He said the Republic Tower at the corner of La Trobe and Queen streets, was a beautiful building. Designed by Nonda Katsalidis, the 34-storey tower pictured below caused a stir when plans for it were unveiled in the 1990s.

“Quite a few of us were looking aghast at it [because of the height]. But you look at it now and think, ‘What’s the problem?’ It’s a tall building but a good building.”

The Brambuk Cultural Centre in Halls Gap is another of Mr Wynne’s favourites. Richmond architect Gregory Burgess designed Brambuk, which means white cockatoo. “It’s a spectacular design, and tells the story of Aboriginal culture in the Halls Gap region,” Mr Wynne said.

The streets around East Melbourne as they come off the Fitzroy Gardens – one of which is pictured below – were also nominated by the minister as some of the city’s best preserved and most striking. “Walk around East Melbourne, it’s spectacular. Some of our beautiful built heritage is extraordinary.”

Mr Wynne said one of his top CBD buildings was the bowling club in Flagstaff Gardens (below). Designed by Melbourne City Council’s in-house team, this sustainable building was built in 2010 after the old bowls clubhouse burnt down. “It was a nondescript council building and bowls club before, and it’s now a fantastic community space,” he said.

A former housing minister, Mr Wynne also nominated public housing built in the 1990s in Canning Street, North Melbourne, as one of the city’s best places.

These apartments, pictured below, replaced some rather grim concrete four-storey walk-up flats. “It demonstrated you could rebuild these estates and provide public housing tenants with quality, affordable places to live,” Mr Wynne said.

Mr Wynne is now mulling over how to tackle some of the unfinished business left on his desk by predecessor Matthew Guy, now Opposition Leader.

Among them is a controversial plan for an 82-level apartment and hotel tower for Crown Casino that would overshadow the Shrine – something Mr Wynne has flagged he would not allow. Concern about density levels

Mr Wynne said he had significant concerns about the levels of density that had been approved in Melbourne’s CBD.

A recent report completed by senior city planner Leanne Hodyl found high-rise apartment towers in central Melbourne being built and approved at four times the densities allowed in some of the world’s most crowded cities.

“They are densities that give you reason to pause,” said Mr Wynne, who argued he was not opposed to tall towers. “Height in appropriate settings is a good thing. But we all get about the place on the ground.”

Mr Wynne also:

* said he would not tear up the Napthine government’s Plan Melbourne strategy for the city, instead pledging to review its contents.

* promised Melbourne’s urban growth boundary would not be shifted, and said the city had enough residential land to grow for 30 years.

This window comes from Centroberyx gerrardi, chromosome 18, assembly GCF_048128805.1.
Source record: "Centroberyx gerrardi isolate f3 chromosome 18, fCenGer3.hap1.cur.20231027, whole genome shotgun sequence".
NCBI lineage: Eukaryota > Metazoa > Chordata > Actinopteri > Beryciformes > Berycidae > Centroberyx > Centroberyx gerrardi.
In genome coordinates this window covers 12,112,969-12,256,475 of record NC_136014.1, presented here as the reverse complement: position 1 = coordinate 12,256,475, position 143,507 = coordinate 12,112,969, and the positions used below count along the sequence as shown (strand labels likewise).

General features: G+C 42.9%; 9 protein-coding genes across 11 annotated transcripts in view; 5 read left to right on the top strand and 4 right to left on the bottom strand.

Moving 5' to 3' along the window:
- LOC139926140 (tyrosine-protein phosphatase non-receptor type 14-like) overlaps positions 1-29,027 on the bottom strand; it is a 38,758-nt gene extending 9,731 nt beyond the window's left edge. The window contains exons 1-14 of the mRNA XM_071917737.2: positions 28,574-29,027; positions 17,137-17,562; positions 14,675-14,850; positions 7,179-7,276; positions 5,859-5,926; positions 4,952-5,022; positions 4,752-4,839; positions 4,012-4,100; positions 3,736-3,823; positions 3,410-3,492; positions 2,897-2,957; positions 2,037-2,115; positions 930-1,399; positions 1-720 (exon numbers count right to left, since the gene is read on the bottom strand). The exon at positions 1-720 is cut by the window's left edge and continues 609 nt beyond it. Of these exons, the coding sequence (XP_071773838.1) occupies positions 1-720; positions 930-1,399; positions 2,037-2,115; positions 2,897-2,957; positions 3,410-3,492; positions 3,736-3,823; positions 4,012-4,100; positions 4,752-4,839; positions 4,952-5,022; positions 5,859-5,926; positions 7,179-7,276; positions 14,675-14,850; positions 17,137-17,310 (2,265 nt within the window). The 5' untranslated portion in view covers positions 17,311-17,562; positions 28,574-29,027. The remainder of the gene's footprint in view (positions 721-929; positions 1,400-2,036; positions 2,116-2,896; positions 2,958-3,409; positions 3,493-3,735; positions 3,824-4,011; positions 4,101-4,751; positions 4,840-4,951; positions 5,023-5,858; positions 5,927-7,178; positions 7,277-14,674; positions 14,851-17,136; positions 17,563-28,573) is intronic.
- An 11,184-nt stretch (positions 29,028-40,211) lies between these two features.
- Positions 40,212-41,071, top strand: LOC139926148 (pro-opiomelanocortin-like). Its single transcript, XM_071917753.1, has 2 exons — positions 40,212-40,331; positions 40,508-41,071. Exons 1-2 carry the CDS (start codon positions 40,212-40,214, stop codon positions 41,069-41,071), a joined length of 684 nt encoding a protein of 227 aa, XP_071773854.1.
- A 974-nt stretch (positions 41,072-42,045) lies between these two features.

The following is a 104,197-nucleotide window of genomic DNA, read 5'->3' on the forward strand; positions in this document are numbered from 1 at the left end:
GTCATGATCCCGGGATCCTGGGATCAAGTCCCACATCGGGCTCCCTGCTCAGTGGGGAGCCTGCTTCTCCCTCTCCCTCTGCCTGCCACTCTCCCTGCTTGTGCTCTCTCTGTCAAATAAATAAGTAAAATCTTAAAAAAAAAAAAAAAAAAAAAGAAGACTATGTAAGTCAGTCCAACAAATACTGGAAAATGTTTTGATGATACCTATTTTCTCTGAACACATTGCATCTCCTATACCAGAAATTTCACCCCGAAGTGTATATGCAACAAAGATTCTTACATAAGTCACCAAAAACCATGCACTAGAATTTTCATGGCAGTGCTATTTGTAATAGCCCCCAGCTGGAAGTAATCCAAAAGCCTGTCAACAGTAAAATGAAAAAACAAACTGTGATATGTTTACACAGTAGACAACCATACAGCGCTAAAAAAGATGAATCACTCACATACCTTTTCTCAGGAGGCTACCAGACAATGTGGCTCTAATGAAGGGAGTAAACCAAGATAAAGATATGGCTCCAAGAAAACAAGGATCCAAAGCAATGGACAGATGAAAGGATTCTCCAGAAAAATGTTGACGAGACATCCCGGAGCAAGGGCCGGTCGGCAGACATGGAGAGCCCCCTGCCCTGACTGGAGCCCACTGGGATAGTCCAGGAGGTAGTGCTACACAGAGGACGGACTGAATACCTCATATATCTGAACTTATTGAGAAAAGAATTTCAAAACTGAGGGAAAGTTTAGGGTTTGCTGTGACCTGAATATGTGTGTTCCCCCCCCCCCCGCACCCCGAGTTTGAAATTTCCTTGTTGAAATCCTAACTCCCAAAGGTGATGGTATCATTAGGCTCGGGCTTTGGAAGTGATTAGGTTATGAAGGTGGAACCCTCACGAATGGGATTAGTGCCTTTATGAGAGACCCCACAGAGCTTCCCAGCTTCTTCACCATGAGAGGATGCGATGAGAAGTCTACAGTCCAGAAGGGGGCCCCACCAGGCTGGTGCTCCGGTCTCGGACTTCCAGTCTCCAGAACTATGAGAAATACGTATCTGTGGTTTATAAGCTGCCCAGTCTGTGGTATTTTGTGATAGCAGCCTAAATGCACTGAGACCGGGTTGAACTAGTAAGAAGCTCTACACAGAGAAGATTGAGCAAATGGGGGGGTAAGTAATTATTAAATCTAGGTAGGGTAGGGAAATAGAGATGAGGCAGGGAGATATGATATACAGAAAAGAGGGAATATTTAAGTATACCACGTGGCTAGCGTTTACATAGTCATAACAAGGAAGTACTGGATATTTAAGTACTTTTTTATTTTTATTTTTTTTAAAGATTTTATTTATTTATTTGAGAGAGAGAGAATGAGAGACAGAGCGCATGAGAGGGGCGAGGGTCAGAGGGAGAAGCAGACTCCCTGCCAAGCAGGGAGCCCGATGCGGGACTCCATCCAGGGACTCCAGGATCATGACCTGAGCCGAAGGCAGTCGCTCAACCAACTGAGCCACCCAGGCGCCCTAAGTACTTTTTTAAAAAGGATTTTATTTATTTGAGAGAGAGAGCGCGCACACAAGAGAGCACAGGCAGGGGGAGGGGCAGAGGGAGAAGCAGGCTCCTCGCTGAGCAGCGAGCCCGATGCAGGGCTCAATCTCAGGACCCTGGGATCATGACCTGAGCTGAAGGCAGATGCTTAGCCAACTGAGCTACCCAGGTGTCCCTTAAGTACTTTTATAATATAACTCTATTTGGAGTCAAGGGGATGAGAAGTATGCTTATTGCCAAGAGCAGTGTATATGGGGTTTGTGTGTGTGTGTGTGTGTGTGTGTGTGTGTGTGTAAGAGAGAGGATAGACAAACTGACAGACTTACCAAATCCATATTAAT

* said he would not move to reject donations from property developers. “Is it legal for these people to donate? Yes, but that’s their business. If there is the suggestion that it comes with other opportunity, the answer is no; you don’t pay to get access to me.”

And, in a rare show of generosity towards the opposition, Mr Wynne said Mr Guy had been right to reject a 100-storey tower proposed by developer CBUS Property on the site of the National Mutual tower, at the corner of Collins and William streets.

“The one free kick I will give Matthew Guy is that he actually knocked off something in Collins Street … that overshadowed the [Yarra] river,” Mr Wynne said.

He said there were some “sacrosanct” parts of Melbourne that should not be overshadowed.

“There are some things in the civic realm that are not negotiable: you don’t overshadow the Shrine. You don’t overshadow the parliamentary precinct. You don’t overshadow the rivers. You don’t overshadow our beaches – we are not Surfers Paradise.”

Lord Mayor of Melbourne in 1991, Mr Wynne oversaw the closure of Swanston Street to traffic and helped start the council’s successful Postcode 3000 policy, which has dramatically boosted the number of CBD residents.

“When I was mayor there were about 200 hippies and squatters – no one lived [in the CBD]. What have we got now, 30,000 [residents]?”

One of the most controversial planning applications sitting on Mr Wynne’s desk is for an 82-level apartment tower that will also serve as a new hotel for Crown Casino. Located at 1 Queens Bridge Street, the tower would overshadow part of the Shrine forecourt for about 15 minutes on winter afternoons.

This story Administrator ready to work first appeared on Nanjing Night Net.

No rain drops, so Chifley dam drops

THE hot, dry spell Bathurst is experiencing is rapidly taking chunks out of the city’s water supply.
Nanjing Night Net

Figures released by Bathurst Regional Council for Ben Chifley Dam at The Lagoon shows it sitting at 78.3 per cent.

It’s a far cry from the start of summer when it was just about at capacity.

Since then there has been scattered rain in the region, which has resulted in local farmers starting to address water shortage issues and a major change in the local countryside from emerald green to a parched, straw-like picture.